What’s it like?
Props to Mr. Swinehart for playing one of my favourite albums - Music for 18 Musicians. It’s great driving music.
It always kind of blows my mind to look at the stars at night and think that the photons hitting my retina left the stars years ago (and maybe thousands of years ago) yet from the perspective of the photons, they were emitted by the star and hit my eye instantaneously.
It takes about 45 minutes to get to Jupiter.
Even commuting in space sucks.
I find the early 1968 version of Charles and Ray Eames “Powers of Ten,” film interesting because it keeps track of the amount of time dilation on the observer that would be involved in traveling at the apparent speed implied by the film. (but not the visual effects) Because even though you CAN’T travel faster than light, you feel like you’re just accelerating faster and faster… https://vimeo.com/99432635
For example, from the photon’s point of view, the whole thing would pass in NO time at all.
Time dilation means that time appears to speed up as you approach the speed of light. From your point of view, a photon emitted from a star 3 million light years away takes three million years to cross space and reach your eye. But from the photon’s point of view, because it’s travelling AT the speed of light, no time at all has passed. It was created at the star, and it was absorbed by your eye. No time passed in between.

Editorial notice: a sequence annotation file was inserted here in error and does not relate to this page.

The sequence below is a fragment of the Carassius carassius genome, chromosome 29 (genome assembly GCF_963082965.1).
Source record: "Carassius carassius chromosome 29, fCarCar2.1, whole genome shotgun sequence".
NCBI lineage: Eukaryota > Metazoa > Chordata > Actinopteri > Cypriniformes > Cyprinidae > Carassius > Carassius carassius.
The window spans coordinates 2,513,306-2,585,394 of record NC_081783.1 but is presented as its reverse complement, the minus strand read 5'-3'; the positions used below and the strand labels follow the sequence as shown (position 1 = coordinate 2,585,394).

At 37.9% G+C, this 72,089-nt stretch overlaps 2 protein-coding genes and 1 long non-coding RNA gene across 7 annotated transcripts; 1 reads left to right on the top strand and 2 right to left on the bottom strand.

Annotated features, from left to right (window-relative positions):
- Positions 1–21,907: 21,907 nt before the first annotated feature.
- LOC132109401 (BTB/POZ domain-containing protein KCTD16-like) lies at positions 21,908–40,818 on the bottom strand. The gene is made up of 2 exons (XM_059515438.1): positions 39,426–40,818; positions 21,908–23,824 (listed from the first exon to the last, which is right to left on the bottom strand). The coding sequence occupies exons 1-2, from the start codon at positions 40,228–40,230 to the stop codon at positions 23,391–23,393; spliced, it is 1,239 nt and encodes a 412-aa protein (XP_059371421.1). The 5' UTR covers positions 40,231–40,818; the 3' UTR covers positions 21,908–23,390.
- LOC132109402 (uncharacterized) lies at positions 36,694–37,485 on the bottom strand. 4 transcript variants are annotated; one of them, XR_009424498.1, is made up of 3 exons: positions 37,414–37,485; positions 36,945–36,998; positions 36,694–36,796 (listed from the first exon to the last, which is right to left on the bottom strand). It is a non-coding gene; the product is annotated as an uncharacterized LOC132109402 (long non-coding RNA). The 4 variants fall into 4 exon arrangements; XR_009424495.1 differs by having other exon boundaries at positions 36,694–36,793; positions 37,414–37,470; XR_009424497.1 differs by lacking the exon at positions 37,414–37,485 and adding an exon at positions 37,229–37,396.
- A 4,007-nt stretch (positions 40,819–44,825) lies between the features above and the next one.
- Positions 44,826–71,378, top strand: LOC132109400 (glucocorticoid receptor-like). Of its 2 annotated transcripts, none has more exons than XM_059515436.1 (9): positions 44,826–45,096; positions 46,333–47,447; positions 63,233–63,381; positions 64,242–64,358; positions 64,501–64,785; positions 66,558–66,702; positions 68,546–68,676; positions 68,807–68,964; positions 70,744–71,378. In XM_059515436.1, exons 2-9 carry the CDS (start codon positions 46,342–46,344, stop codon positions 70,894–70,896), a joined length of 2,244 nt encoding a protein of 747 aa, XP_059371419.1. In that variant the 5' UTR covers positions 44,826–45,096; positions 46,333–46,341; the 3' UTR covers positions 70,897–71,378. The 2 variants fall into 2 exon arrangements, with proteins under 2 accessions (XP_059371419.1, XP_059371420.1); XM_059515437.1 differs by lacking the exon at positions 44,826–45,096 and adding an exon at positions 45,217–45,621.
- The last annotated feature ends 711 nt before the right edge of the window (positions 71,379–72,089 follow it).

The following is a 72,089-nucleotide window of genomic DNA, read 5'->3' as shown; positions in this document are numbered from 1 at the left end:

In the video above, if you were travelling at the speed of light with the photon, you’d reach Jupiter in an instant.
I was struggling to think of anything to post aside from “nice, I really like it!” And then I remembered I can just bash the awful headline, like usual!
It’s WRONG! Hrmpf. Should be “what you would get if … at very near the speed of light and you recorded with a superfast camera and then slowed down the footage to correspond to the time frame matching the one whence you departed.” These relativity paradoxes, you always have to remember that at some point the journey had to begin.
I didn’t realize that protons have, um, a proto-prefrontal cortex, much like those pre-cambrian insects.
The more you know, eh?
The superfast camera trick wouldn’t work. (It would work if the photon were travelling close to the speed of light. But at the speed of light, no time at all passes during the journey.)
But what I always wanted to know is: If you’re driving your car at the speed of light and turn on the headlights, what happens?
You can’t drive a car at the speed of light, because a car has mass.
Always, or only after watching the Steven Wright routine in the post just before yours?
That music doesn’t scare me. . . much.
And only the ones that land on eyes are visible.
Music credit please… Bad enough that classical music gets used willy-nilly without credit, but Steve Reich is still alive.